CHRISTMAS is fast approaching and it will not be long before people begin to head off on holidays, prompting pleas to road users to be sensible and stay safe.
Detective Leading Senior Constable David Morris from the Victoria Police Major Collision Investigation Unit said fatigue was a factor commonly seen in crashes during the holiday season.
He said people were typically in a hurry to get to their destination and often did not get sufficient rest before hitting the road, with many travelling outside times they would usually be driving or even awake, such as the early morning.
Combined with more vehicles on the road and more people driving on unfamiliar roads at this time of the year, these factors can lead to disastrous outcomes.
As a crash investigator, Leading Senior Constable Morris said distraction was also a major factor he saw in many cases of road trauma.
He said technology, such as the smartphone, was causing this to become even more prevalent.
“A small distraction is often all it is that causes these horrific events to occur,” he said.
Leading Senior Constable Morris said a car travelling at 100 kilometres an hour would cover about 27 metres in a second – a distance great enough for a vehicle to cross onto the wrong side of the road when a driver’s eyes were averted momentarily.
He urged everyone to abide by the laws, concentrate and “keep their wits about them”.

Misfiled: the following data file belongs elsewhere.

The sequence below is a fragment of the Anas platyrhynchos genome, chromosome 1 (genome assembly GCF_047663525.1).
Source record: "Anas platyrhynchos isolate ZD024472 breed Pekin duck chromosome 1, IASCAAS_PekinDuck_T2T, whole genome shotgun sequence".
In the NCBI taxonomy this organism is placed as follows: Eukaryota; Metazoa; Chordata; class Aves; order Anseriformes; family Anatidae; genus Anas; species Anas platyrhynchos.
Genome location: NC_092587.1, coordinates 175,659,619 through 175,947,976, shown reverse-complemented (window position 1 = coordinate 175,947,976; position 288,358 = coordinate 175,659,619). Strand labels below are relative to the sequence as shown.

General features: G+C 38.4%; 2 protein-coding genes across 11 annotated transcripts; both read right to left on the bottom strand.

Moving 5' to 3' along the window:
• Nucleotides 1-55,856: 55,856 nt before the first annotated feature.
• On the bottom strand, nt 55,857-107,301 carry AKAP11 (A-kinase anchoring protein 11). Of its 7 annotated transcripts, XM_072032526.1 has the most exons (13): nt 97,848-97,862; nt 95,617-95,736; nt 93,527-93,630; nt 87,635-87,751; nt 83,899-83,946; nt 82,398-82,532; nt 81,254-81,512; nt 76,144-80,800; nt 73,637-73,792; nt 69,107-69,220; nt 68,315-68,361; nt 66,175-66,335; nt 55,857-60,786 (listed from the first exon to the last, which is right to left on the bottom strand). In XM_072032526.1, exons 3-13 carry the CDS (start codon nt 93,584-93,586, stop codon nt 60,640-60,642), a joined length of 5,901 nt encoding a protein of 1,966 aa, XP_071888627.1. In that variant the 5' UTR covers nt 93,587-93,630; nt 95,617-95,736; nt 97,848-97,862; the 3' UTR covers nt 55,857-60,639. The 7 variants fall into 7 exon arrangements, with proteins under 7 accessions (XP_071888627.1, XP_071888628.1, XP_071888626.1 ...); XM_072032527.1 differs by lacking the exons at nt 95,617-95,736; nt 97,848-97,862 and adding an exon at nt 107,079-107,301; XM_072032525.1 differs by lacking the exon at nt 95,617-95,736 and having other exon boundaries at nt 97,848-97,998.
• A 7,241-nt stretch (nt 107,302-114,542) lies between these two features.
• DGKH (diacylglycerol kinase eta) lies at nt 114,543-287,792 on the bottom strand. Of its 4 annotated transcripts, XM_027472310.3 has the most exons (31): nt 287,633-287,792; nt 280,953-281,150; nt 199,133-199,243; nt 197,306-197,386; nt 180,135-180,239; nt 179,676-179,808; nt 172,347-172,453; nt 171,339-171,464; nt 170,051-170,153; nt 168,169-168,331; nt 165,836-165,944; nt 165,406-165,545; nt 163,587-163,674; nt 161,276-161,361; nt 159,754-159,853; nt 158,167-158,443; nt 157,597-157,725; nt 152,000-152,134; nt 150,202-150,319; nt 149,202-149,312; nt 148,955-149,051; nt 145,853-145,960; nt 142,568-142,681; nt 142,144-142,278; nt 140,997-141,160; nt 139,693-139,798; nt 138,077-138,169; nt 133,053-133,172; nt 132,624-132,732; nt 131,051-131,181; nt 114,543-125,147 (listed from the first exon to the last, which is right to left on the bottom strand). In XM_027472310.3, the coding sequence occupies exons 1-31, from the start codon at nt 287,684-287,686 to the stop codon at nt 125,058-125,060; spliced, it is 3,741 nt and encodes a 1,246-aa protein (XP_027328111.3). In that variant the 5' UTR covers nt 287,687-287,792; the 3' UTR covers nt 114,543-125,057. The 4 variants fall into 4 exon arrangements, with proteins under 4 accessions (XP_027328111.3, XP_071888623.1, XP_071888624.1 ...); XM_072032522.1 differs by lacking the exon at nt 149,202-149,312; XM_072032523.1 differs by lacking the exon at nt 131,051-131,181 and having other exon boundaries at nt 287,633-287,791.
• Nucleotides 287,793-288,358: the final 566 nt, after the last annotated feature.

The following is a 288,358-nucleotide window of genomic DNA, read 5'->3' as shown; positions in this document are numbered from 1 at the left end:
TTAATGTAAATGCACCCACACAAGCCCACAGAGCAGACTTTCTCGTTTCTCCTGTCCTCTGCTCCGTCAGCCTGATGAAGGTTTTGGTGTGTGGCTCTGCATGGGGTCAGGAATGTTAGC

“The people we charge [following serious or fatal collisions] are usually just normal, everyday people who make bad decisions that have catastrophic results,” Leading Senior Constable Morris said.
Keane Marsh, who lost his mother nearly a year ago in a car crash, wants people to remember that their actions have consequences and these can sometimes be tragic, with far-reaching impacts for many other people.
Drivers might think using their phone while behind the wheel or other risky actions were fine, “but you really have to pay 100 per cent attention,” Mr Marsh said.
He also urges drivers who think they might have a medical condition that could possibly affect their driving to get checked out.
Number of lives lost on road climbing
THE number of people killed on the state’s road is continuing its tragic climb.
As of Friday, 262 lives had been lost, a 15 per cent increase on the same time last year and already 4 per cent higher than the figure for all of 2015.
This week seven people have died through road trauma, three of them on Tuesday alone.
At least one person sustained life-threatening injuries and a number of others have been treated for serious injuries.
This year will be the third consecutive year the number of people killed on the roads has grown.
From 2010 to 2013 the annual number of lives lost fell from 288 to 243, but that trend was short-lived.
But the son of a woman killed in a crash last year wants people to remember these figures are not simply numbers, but represent countless lives changed.
Keane Marsh said everybody would be missed by somebody and the death of his mother Cathy had affected many people beyond her family and friends.